Are you frustrated by low scores on your tests? Do you give your kids a study guide, but they don’t even do it? Do you play the same review game every single time you prep for a test? I think helping your students review content prior to assessment is vital. But too often we aren’t being effective with our time. Study guides that are word for word from the test aren’t actually assessing our students understanding of the content – instead it becomes a simple memorization activity. For years, I would use the exact same questions on a study guide that was on a test, the kids would score well, but then I would be baffled when they preformed poorly on district or state tests. I wasn’t truly preparing them to think critically or make connections to the content. It boiled down to my poor review.
Over the course of many years, I have discovered that allowing students to play games prior to a test actually increased my scores – not only for the immediate test, but for the assessments in the future as well. That is because students were actually still learning while they were playing games. Active review games are essential to student success!
There are so many different ways to play review games in your class – but to make the most of your time, follow a few guidelines –
Does the review activity include all children at all times? For example, the popular “Trashketball”. If only 1 are 2 students are playing the game, are the other students still engaged? A better game is one that everyone can participate in the same time. Small group games hit this target well. “Kaboom” is a simple group game to implement. Take a set of task cards and these free Kaboom templates. Students discuss and answer questions while they compete for points against their friends.
Does the game include critical thinking questions? Are there multiple opportunities for students to think about the content in different ways? Some games miss this target. For example, I played Bingo for years – but all the students needed to do was remember a simple definition. While that is helpful for some assessments, it will not provide critical thinking practice for your students. One simple way to incorporate critical thinking is through the questions you ask. For example, if you are playing the New Republic Sorting Game – the first level of the game is memorization, Who did what? But as the game continues, you can ask cause and effect questions, categorization questions, impact questions and even make connections to events today.
Is the game social? Learning is a social event. If your review is social and allows your students to talk to one another, they will actually continue to learn while they are reviewing. This is especially true if you teach middle school – your students WANT TO TALK! Provide opportunities for them to talk about history! One of my current favorite games for this is Heroes of History. Students play this game in small groups while they talk about the different ways people contribute to American History.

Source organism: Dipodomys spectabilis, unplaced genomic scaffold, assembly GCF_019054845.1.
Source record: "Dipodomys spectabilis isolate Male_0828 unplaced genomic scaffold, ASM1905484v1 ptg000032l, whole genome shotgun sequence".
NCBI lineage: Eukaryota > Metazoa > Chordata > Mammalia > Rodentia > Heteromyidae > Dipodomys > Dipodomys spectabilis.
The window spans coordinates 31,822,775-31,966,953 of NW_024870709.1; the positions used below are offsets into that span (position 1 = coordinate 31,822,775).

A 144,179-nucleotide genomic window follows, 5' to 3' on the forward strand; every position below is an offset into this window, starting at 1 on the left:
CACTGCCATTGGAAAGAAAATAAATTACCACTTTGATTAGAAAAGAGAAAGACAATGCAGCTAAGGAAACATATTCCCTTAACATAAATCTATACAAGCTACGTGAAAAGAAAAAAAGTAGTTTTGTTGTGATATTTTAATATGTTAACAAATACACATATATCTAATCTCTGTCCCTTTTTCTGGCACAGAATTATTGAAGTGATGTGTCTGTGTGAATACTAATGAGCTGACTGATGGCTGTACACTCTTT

Does the game have an element of competition? Points, fake or real, can engage students. If you are using small groups to review, it will allow your weaker students to also have an opportunity to shine. Word Wall Connection Cards are an example of this – kids compete against each other to review key vocabulary concepts. The points are fake, but the engagement is real!
Is it new or different? Novelty is important for students – they are Kahooted out! If every teacher is doing the same type of review and they have seen the game multiple times, the game loses its effectiveness. One example of novelty is to bring in a different element. I use toys from the Dollar Store to add novelty to review games. By adding toy soldiers, you can turn task cards into “War”, by using wooden blocks, you can create “Logic Boxes”. Simple solutions can entice jaded teenagers.
Does the game help students make connections? History is packed with content! A great review game will also help your students make connections over time. Sequencing games are my favorite ways to help students make connections – sequencing events, and then the critical thinking questions you ask, help students solidify different pieces of information. The Events Leading to the American Revolution is an example of how you can do a simple sequencing game. If you are reviewing for an entire year, you might want to use the Eras of US History Another content connection game is dominos. Students make connections between people, events and vocabulary terms. If you want to review for an entire year of content, you can easily use a domino game as well.
Can you add a challenge element to your game? Escape rooms are great opportunities for students to solve challenges while they are still reviewing. Students love solving puzzles! You can make a teacher directed challenge like my Constitution Escape Room or a student driven escape room like the End of the Year STAAR Review Escape Room. Adding blacklights and lock boxes enhance the experience for your students.
How can you add a history twist to the ordinary? Take games students have played for years and freshen them up with historical content. Students know how to play memory – now have them play with the Bill of Rights. Students love spoons – play this popular game with the Reconstruction Era. Looping cards are easy, but can they connect people and events in the American Revolution Game?
I hope you enjoy all of these different ideas for review games – and I wish you and your students continued success in Social Studies!